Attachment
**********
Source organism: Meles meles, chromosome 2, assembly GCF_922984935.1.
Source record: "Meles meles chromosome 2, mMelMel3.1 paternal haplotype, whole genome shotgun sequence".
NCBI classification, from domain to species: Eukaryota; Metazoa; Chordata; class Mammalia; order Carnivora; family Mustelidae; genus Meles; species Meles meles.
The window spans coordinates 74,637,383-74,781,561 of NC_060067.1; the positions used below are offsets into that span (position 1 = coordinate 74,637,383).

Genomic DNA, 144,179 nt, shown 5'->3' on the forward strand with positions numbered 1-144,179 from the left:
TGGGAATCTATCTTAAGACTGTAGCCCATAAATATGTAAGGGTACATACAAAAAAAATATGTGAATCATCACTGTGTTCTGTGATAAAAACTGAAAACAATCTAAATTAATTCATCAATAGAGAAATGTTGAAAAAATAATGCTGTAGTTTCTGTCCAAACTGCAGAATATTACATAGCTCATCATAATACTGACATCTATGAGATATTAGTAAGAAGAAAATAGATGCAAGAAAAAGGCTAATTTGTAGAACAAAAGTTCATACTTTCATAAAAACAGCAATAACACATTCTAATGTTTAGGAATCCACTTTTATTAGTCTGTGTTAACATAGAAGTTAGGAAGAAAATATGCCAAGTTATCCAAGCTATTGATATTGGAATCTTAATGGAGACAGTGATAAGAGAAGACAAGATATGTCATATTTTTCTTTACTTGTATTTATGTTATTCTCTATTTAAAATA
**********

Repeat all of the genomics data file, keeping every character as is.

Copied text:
Source organism: Meles meles, chromosome 2, assembly GCF_922984935.1.
Source record: "Meles meles chromosome 2, mMelMel3.1 paternal haplotype, whole genome shotgun sequence".
NCBI classification, from domain to species: Eukaryota; Metazoa; Chordata; class Mammalia; order Carnivora; family Mustelidae; genus Meles; species Meles meles.
The window spans coordinates 74,637,383-74,781,561 of NC_060067.1; the positions used below are offsets into that span (position 1 = coordinate 74,637,383).

Genomic DNA, 144,179 nt, shown 5'->3' on the forward strand with positions numbered 1-144,179 from the left:
TGGGAATCTATCTTAAGACTGTAGCCCATAAATATGTAAGGGTACATACAAAAAAAATATGTGAATCATCACTGTGTTCTGTGATAAAAACTGAAAACAATCTAAATTAATTCATCAATAGAGAAATGTTGAAAAAATAATGCTGTAGTTTCTGTCCAAACTGCAGAATATTACATAGCTCATCATAATACTGACATCTATGAGATATTAGTAAGAAGAAAATAGATGCAAGAAAAAGGCTAATTTGTAGAACAAAAGTTCATACTTTCATAAAAACAGCAATAACACATTCTAATGTTTAGGAATCCACTTTTATTAGTCTGTGTTAACATAGAAGTTAGGAAGAAAATATGCCAAGTTATCCAAGCTATTGATATTGGAATCTTAATGGAGACAGTGATAAGAGAAGACAAGATATGTCATATTTTTCTTTACTTGTATTTATGTTATTCTCTATTTAAAATA